The German Jewish Wedding Jester

In the much celebrated painting of Moritz Oppenheim of the Jewish wedding a jester appears on the steps of the synagogue. The chuppah is performed in the courtyard of the synagogue. Affixed to a wall of that courtyard is a tablet with a Magen David (six-cornered star) and some Hebrew writing. I was once told by Rabbi Benyamin Hamburger (author of the Shoroshei series) that this jester is mentioned in Halachic literature of the period. He would clap a stick upon that tablet for merriment. In a different rendition of this picture, Oppenheim keeps the jester but he is not banging. This makes more sense as the chuppah ceremony is a serious moment. see detail below.

(The following explenation of the tablet is found online : “Afterward, rather than crushing the wineglass underfoot, the groom throws it at the plaque decorated with the Star of David on the staircase. Standing in readiness for the celebration are a musician and harlequin hired to entertain.” Also there, “two wedding portraits from 1836 of Lionel Nathan de Rothschild and his bride, and cousin, Charlotte. As the number of marriages permitted to Jews was restricted until 1846, this occasion resonates politically. Oppenheim sets the wedding in the courtyard of the old synagogue in the Frankfurt ghetto.” source: thejewishmuseum.org)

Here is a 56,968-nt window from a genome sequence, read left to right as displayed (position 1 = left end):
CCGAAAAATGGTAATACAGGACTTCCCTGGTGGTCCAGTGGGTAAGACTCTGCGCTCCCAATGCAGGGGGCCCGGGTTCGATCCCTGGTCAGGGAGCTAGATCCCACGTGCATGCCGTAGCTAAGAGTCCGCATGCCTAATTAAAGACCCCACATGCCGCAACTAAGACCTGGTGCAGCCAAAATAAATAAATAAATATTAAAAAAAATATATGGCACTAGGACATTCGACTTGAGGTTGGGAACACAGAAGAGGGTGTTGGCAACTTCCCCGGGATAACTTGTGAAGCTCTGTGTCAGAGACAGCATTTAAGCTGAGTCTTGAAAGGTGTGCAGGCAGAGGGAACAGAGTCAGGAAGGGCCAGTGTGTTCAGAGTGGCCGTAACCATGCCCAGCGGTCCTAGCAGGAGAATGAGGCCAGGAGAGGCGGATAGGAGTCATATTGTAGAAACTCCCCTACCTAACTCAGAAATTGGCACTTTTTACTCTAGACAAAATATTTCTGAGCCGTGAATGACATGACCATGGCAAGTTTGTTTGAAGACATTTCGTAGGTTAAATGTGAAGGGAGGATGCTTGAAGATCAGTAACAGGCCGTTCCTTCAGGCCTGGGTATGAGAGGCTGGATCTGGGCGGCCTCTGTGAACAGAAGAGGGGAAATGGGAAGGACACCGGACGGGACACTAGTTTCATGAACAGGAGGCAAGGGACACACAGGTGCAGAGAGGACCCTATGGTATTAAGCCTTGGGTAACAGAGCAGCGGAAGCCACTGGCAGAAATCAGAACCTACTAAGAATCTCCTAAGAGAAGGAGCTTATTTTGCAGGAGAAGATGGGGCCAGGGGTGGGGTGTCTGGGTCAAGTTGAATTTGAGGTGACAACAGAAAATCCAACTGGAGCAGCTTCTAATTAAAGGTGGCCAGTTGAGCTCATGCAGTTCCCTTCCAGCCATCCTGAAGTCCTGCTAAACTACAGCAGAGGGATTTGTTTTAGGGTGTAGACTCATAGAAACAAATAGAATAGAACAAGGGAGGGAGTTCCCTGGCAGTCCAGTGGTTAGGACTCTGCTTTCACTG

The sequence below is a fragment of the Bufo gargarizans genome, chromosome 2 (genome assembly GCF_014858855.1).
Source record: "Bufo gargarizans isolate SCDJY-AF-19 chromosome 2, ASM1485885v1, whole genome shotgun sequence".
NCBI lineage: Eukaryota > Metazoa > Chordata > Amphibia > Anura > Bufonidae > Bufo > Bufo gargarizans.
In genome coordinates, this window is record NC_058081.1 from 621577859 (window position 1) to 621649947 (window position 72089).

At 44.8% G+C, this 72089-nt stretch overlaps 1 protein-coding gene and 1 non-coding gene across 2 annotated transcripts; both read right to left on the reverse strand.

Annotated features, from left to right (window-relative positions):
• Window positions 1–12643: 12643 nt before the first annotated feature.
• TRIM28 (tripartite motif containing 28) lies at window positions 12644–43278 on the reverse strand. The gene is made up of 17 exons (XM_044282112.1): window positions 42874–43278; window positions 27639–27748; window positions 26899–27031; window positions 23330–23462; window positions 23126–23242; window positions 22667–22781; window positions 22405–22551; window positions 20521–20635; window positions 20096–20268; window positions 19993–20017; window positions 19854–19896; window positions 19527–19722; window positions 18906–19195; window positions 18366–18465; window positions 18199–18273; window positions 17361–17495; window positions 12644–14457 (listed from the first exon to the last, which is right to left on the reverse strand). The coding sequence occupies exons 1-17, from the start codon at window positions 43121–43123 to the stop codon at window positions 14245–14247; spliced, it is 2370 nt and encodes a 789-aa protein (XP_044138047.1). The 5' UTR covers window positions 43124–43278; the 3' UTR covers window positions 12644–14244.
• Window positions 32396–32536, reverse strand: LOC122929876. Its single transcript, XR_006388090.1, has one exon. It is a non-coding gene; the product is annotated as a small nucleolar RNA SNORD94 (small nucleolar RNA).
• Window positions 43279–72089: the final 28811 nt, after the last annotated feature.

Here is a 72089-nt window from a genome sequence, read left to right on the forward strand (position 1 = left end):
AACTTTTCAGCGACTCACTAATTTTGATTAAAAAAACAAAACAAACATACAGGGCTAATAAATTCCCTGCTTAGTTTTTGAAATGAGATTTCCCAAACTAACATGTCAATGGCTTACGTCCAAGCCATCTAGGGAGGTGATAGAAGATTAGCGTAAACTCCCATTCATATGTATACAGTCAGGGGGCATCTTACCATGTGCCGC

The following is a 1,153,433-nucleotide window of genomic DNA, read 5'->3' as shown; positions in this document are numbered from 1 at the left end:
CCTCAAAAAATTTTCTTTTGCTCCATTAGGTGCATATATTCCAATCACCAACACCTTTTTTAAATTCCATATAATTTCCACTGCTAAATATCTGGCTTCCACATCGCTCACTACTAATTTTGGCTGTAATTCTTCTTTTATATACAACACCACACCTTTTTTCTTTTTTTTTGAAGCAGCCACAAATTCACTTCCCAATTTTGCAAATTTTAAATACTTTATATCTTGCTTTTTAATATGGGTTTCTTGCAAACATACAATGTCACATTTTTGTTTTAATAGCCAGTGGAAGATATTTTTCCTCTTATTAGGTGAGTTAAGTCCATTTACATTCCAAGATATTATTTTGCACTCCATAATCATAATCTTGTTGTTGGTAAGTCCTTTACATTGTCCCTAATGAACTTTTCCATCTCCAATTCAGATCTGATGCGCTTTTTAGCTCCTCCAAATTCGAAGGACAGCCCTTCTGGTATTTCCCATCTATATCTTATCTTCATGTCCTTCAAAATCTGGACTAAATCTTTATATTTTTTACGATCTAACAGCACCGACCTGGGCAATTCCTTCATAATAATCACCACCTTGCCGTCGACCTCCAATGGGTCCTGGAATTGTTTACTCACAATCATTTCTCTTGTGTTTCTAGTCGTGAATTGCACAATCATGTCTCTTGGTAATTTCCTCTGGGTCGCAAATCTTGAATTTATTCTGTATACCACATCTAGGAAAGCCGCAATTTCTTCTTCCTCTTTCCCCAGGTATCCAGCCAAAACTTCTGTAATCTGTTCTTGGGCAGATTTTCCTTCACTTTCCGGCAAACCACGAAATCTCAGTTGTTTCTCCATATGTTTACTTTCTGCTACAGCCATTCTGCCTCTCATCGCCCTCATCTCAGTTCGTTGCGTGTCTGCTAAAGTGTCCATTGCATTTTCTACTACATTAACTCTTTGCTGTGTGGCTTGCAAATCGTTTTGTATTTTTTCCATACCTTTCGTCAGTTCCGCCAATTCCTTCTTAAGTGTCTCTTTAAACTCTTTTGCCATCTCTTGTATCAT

Antother form of merriment at the matrimonial ceremony is the “misah dance” mentioned in the famed diary of a 17th century woman, the noted matriarch “Gluckel of Hameln”. Solomon Schechter in his review of the book writes that the dance is mentioned in a book by Lady Lily Grove entitled “Dancing”. Ms. Grove writes that this dance was still performed in parts of Germany (early 20th century) and involves someone lying down and faking dead. The “corpse” is then kissed by members of the opposite gender and may not move under fear of penalty. The corpse then rises, music resumes, and wild dancing ensues. THIS IS CLEARLY AN EARLY PREDECESSOR OF THE TECHIYAS HAMESIM DANCE AT ORTHODOX WEDDINGS – SANS THE KISSING. Lily’s quote here and page one here .So who says we don’t know how to have merriment (sans the kissing….) ?

The German Jewish Wedding Jester

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